Battening Down the Hatches

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It’s now dark before I leave work, which means it’s late in the year, which means it’s time to hibernate.

I’m pretty good at autumn and even better at winter. Thick jumpers, clompy boots, hiding behind scarves, pumpkins, cinnamon, cloves, everything in a pot, everything piping hot. GOOD GOD, I’m in heaven right now.

I started to embrace winter when I realised that dark evenings were making me gloomy. I knew I had to start making the evenings productive. I needed to see staying indoors as a good opportunity to get stuff in order and do something creative, as opposed to feeling constrained and claustrophobic (which I used to).

A few winters ago I used the time to bake. A lot. Every night I’d be whipping up puddings, breads and cakes, to the point where I ran out of people to feed. Last year I bought a slow cooker, so I spent every evening chopping things into tiny pieces to put in the cooker the next morning. This year, I’m learning how to make chutneys, jams and homemade booze. I have no experience at all in this department, but I’m not letting that put me off. I’ve asked for a jam pan for Christmas and I’ve bought some sterilising tablets for my jars and bottles, so it’s getting serious.

Sloe news day

I’ve recently liberated a cluttered cupboard, which I plan to fill with things I’ve made for the future. At the moment I have some sloe gin and rosehip vodka in there, which have been steeping for about 6 weeks following an awesome forage I went on in the North York Moors with my mum. We spent the morning poking about in prickly hedgerows, clambering up banks and meditatively plucking berries from their stems. We were lucky enough to come across the holy grail of foraging – a laden sloe bush. Bloody awesome.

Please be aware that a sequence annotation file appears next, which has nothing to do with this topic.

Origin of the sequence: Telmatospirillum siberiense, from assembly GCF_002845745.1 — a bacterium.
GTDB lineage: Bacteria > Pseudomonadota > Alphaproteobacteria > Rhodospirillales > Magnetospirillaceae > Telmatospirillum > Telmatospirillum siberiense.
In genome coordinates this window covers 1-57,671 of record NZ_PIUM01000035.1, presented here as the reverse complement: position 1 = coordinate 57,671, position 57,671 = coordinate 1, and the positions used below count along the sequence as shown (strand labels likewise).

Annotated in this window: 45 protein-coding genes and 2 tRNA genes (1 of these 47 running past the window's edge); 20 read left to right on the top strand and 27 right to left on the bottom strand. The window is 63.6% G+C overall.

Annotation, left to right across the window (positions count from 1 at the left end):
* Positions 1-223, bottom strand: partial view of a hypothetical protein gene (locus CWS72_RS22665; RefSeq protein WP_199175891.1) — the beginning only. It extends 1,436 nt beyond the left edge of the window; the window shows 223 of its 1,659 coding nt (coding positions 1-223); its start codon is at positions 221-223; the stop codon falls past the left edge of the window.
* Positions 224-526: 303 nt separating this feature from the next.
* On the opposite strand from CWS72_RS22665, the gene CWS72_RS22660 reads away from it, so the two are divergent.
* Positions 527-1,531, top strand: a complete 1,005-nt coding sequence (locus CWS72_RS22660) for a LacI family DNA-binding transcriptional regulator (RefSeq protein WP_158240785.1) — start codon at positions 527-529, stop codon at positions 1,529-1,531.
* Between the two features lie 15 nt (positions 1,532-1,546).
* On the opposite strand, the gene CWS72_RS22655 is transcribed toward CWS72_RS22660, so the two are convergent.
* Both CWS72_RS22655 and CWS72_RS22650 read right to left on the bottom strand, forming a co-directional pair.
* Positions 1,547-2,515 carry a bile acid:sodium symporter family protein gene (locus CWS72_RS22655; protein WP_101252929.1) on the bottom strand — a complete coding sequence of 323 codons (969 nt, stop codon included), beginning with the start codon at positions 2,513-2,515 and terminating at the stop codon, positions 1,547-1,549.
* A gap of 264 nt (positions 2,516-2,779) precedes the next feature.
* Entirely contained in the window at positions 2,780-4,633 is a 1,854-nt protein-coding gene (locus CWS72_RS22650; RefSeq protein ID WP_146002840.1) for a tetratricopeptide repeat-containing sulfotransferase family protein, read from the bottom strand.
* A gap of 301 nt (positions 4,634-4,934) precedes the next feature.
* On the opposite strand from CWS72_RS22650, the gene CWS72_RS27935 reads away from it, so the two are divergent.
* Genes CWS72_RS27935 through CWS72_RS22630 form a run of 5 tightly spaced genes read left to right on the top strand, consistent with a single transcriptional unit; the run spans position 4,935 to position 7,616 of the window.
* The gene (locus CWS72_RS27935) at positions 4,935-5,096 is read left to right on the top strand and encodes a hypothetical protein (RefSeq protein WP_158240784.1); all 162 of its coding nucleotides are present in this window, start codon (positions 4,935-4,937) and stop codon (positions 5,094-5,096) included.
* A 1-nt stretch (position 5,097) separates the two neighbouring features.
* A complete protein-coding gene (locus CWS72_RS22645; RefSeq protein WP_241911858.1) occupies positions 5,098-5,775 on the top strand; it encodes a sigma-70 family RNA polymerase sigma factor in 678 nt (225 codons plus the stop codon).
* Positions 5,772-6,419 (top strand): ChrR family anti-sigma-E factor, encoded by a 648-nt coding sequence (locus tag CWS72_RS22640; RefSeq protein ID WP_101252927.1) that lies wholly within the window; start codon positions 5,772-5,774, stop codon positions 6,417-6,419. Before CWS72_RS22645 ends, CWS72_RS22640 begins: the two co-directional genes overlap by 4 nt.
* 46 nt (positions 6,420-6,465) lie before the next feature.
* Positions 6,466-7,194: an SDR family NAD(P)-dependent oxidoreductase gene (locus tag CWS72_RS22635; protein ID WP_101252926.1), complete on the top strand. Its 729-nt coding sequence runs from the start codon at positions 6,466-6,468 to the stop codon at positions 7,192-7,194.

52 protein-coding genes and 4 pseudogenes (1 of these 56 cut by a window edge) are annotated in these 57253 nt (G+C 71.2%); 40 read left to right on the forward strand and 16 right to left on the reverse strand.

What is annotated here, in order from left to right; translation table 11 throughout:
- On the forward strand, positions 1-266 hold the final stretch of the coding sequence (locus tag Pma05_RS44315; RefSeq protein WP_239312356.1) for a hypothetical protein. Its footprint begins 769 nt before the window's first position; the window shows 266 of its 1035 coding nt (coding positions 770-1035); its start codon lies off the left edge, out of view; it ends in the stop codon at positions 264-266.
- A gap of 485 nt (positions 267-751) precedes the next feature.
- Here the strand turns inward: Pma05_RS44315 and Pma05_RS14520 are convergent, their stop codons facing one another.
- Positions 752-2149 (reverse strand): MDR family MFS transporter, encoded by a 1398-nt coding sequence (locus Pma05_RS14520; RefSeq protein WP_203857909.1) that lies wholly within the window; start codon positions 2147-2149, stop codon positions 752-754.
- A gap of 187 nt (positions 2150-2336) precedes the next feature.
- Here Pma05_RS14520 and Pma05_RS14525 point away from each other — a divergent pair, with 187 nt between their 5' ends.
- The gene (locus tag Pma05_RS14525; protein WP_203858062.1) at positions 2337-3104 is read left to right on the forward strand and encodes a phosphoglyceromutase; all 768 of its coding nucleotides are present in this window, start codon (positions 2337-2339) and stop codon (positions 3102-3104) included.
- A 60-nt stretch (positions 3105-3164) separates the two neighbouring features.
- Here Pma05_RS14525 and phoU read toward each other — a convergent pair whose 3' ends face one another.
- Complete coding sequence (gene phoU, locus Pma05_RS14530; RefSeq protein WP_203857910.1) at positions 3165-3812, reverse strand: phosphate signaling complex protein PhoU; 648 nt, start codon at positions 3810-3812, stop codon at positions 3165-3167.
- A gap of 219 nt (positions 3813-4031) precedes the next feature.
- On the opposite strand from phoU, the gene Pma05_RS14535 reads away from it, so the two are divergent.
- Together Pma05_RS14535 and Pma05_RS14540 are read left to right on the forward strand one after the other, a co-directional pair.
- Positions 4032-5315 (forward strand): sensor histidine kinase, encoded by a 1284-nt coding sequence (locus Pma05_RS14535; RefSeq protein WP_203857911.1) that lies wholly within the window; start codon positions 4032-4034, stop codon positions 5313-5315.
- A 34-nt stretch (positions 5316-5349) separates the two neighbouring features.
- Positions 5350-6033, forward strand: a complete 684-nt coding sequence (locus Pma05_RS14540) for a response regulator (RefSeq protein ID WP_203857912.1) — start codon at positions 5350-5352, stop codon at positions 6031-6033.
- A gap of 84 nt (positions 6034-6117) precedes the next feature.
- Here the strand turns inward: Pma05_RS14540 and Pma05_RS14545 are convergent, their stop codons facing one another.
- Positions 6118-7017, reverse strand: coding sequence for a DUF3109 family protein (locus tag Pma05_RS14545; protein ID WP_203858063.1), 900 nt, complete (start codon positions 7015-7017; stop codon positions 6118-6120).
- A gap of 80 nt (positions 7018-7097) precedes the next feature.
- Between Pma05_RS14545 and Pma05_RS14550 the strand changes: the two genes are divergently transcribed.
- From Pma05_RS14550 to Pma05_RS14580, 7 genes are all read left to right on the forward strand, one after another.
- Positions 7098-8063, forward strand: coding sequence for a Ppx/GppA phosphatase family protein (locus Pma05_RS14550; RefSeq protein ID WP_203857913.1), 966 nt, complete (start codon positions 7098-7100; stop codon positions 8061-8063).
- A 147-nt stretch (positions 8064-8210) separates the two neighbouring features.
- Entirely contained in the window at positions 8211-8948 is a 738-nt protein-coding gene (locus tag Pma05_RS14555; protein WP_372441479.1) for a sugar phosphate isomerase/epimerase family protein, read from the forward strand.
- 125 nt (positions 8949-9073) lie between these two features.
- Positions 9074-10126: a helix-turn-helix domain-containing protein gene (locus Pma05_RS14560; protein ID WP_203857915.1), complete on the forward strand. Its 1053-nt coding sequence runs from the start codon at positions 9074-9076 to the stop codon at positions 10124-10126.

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Fruits of our labour

I think the forage was the beginning of my seasonal fascination with squirrelling away food for the future. I love the idea of picking fresh things to preserve and store away for brighter times. I just hope I do them justice.

Next week I’m going to have a go at making elderberry wine. The berries are currently in my freezer, something which has already divided opinion. One person has told it was the worst thing I could have done, another person has said its the best. I’ve never been one to worry about strict rules and the way I see it, it may work, it may not. I’m just excited to try it.

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